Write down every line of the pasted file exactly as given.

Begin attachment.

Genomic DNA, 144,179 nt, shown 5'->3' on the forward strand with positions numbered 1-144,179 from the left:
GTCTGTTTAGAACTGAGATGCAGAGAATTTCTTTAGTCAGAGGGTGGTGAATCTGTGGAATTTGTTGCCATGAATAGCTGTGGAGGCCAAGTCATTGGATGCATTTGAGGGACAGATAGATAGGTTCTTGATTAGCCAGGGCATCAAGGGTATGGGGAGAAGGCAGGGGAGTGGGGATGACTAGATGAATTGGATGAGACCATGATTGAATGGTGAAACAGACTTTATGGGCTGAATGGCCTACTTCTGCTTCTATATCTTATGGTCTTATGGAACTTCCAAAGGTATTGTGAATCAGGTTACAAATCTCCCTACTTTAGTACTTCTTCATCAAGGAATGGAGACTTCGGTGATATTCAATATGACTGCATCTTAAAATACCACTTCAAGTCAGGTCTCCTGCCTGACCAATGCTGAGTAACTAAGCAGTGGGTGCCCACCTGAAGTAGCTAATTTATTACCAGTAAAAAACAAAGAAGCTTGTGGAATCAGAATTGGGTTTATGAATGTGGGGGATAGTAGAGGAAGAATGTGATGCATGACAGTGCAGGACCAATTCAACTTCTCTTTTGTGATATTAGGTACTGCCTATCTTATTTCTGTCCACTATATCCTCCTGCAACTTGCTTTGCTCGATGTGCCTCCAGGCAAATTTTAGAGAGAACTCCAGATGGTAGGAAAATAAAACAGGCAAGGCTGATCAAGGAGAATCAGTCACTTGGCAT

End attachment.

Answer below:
Genomic DNA, 144,179 nt, shown 5'->3' on the forward strand with positions numbered 1-144,179 from the left:
GTCTGTTTAGAACTGAGATGCAGAGAATTTCTTTAGTCAGAGGGTGGTGAATCTGTGGAATTTGTTGCCATGAATAGCTGTGGAGGCCAAGTCATTGGATGCATTTGAGGGACAGATAGATAGGTTCTTGATTAGCCAGGGCATCAAGGGTATGGGGAGAAGGCAGGGGAGTGGGGATGACTAGATGAATTGGATGAGACCATGATTGAATGGTGAAACAGACTTTATGGGCTGAATGGCCTACTTCTGCTTCTATATCTTATGGTCTTATGGAACTTCCAAAGGTATTGTGAATCAGGTTACAAATCTCCCTACTTTAGTACTTCTTCATCAAGGAATGGAGACTTCGGTGATATTCAATATGACTGCATCTTAAAATACCACTTCAAGTCAGGTCTCCTGCCTGACCAATGCTGAGTAACTAAGCAGTGGGTGCCCACCTGAAGTAGCTAATTTATTACCAGTAAAAAACAAAGAAGCTTGTGGAATCAGAATTGGGTTTATGAATGTGGGGGATAGTAGAGGAAGAATGTGATGCATGACAGTGCAGGACCAATTCAACTTCTCTTTTGTGATATTAGGTACTGCCTATCTTATTTCTGTCCACTATATCCTCCTGCAACTTGCTTTGCTCGATGTGCCTCCAGGCAAATTTTAGAGAGAACTCCAGATGGTAGGAAAATAAAACAGGCAAGGCTGATCAAGGAGAATCAGTCACTTGGCAT